We planted gladiolus in the ground and in containers this summer. I’ve heard they need to be dug up and stored over the winter. Really?
Gladiolus are tender summer-flowering plants that grow from corms, and where you live will probably determine whether to dig them up or not. Here in Middle Tennessee (Zone 7a), the recommendation from the University of Tennessee Extension is to dig up and dry the corms after the foliage dies back and before a heavy frost, but the truth is, most gardeners I talk to here leave the corms in the ground and they usually survive.
In colder areas, they should be dug and stored. The Web site of the Purdue University Cooperative Extension Service (in Indiana) for example, says that gladiolus corms should be dug after frost. Dig the corms by loosening the soil so that you can pull the plant out of the ground. Shake off the loose soil and allow the corms to dry in the sun for a day or two. Cut the foliage off 1 – 2 inches above the corms and store them in a cool, dry place.
Plant the corms again after the soil has warmed up, in late April or May. By planting in two-week intervals between May and July, you can have a succession of blooms for several weeks beginning about mid-summer.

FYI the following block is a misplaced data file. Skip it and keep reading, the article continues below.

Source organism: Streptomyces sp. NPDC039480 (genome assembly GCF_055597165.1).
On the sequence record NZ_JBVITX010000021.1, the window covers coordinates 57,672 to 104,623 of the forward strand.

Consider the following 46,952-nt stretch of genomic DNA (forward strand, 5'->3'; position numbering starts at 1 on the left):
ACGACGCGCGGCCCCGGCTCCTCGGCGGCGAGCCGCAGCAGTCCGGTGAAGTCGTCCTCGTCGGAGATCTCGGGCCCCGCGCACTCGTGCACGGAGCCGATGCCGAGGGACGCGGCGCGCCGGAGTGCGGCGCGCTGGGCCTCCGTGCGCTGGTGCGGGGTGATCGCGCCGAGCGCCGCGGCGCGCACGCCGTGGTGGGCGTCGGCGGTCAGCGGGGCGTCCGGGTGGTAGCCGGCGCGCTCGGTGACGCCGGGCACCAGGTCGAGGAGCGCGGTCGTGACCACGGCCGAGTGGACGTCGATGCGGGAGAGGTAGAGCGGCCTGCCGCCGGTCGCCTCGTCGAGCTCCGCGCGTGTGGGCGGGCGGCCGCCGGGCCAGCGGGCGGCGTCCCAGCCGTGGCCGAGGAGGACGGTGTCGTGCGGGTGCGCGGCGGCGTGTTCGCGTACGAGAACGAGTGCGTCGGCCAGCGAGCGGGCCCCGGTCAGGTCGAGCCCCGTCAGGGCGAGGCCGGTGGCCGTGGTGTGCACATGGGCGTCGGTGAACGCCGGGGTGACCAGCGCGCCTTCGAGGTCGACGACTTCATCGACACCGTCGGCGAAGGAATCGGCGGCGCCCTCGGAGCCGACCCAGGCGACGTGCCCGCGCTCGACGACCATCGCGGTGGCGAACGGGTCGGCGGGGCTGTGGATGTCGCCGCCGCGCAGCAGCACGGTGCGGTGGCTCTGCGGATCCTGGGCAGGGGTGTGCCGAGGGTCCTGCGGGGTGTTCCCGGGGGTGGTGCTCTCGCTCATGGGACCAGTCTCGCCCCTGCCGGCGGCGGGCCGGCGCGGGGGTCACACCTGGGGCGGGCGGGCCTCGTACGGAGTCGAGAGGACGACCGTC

Winter in the garden: Gardening tasks slow down in winter, but there is always something to keep a gardener busy and entertained. Check the Winter Garden Calendar and Garden tips & tasks at Tennessean.com to see what’s happening.
Garden events in Middle Tennessee
Dec. 8: Live greenery makes excellent holiday decor. Create your own for mailbox or door at a hands-on workshop at Cheekwood. Advance registration required; $30 for members, $40 for nonmembers. www.cheekwood.org.
Dec. 13: Learn when and how to grow a beautiful organic garden during All About Gardening with naturalist Deb Beazley, 9 – 10:30 a.m. at Warner Park Nature Center. Call to register for this adults-only class, 615-352-6299.
Dec. 21: Winter Solstice. Celebrate the shortest day of the year (and the return to longer days) at WarnerParkNatureCenter, where you can watch the sunset and walk through the woods along a luminary-lit pathway, make a wreath, hear a presentation by an astronomer and enjoy other first-day-of-winter activities. The all-ages program is led by Shannon Moore and Melissa Donahue, is 3:30 – 5:30 p.m. call to register, 615- 352-6299.